asks 16-year-old Jovan Stojanovic, munching on a burger. "I don't associate
McDonald's with America," he says. "Mac is ours."

 This is music to Dragoljub Jakic's ears. The 47-year-old managing director
of McDonald's in Yugoslavia was the mastermind behind the campaign to
"Serbify," at least during the war, an American icon. "We managed to save
our brand," the six-and-a-half-foot-tall Mr. Jakic says with a grin.

 That was no easy task. As the fast-food industry's superpower, McDonald's
is a global symbol of Western pop culture, Yankee know-how and American
corporate cunning. But prominence on the world stage can be a lightning rod
for trouble, and the company is often exposed to outbursts of anti-American
sentiment and a myriad of political grievances. Last month, a McDonald's
restaurant in Belgium was burned down, and animal-rights activists are the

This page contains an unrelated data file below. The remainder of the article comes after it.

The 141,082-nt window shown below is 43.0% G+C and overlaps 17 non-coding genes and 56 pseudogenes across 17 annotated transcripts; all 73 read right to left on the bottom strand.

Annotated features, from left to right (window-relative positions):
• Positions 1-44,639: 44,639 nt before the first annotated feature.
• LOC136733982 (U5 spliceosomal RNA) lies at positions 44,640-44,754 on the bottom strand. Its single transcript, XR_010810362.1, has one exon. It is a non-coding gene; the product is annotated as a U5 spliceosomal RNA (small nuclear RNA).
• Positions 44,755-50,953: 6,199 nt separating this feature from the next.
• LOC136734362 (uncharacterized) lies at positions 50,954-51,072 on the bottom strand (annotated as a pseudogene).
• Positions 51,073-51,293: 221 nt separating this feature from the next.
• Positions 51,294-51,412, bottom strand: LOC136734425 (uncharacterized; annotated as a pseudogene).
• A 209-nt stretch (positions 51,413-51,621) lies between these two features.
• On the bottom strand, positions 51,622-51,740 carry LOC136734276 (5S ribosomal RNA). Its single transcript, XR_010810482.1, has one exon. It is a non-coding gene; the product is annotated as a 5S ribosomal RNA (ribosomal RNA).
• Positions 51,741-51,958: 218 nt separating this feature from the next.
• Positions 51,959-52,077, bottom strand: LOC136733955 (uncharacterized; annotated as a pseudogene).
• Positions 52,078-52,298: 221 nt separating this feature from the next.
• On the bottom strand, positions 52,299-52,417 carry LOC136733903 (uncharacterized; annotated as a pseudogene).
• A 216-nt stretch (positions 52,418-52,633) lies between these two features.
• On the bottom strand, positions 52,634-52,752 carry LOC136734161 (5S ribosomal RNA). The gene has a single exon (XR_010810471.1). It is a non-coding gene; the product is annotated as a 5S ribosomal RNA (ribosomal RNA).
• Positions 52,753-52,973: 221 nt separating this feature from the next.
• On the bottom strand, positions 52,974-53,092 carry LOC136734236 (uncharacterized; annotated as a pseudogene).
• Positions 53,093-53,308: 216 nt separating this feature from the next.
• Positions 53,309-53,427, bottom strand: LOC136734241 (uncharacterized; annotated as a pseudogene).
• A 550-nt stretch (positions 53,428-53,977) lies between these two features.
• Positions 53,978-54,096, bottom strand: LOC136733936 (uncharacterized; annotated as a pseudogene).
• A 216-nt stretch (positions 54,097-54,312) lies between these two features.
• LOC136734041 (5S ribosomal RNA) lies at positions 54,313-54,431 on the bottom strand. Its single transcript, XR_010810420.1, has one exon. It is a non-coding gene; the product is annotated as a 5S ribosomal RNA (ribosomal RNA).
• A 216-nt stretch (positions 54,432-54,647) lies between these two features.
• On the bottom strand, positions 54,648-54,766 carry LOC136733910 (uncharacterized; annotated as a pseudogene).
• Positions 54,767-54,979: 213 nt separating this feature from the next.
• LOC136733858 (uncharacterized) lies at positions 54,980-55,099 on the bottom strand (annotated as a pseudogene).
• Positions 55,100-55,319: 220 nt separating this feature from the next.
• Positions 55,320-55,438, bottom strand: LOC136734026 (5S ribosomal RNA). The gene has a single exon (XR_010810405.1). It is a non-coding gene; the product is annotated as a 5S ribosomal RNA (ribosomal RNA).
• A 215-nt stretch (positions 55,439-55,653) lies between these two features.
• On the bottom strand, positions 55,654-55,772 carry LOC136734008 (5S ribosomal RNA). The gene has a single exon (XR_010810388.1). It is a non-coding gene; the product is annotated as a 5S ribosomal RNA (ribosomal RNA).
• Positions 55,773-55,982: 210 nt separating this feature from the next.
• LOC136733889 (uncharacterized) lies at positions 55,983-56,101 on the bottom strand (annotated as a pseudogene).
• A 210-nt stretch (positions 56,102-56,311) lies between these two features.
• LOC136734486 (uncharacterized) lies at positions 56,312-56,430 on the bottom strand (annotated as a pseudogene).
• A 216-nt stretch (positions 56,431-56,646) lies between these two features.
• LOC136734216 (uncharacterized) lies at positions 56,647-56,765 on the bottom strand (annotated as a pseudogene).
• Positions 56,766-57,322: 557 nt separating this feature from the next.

suspected arsonists.

 Youth Mobs

 The sacking of McDonald's in Yugoslavia came after only one night of air
strikes. Whipped to patriotic fervor by the state-controlled media attacks
on the "NATO criminals and aggressors," mobs of youths -- many wearing Nike
shoes and Levi's jeans -- targeted three McDonald's branches in Belgrade and
restaurants in the cities of Jagodina, Cacak and Zrenjanin, smashing windows
and scribbling insults on doors and walls.

 The incidents shocked Mr. Jakic, who was more worried at the time about
stray NATO bombs than the rage of his fellow citizens. "We have been in
Yugoslavia for years, during which time we sponsored schools, sports clubs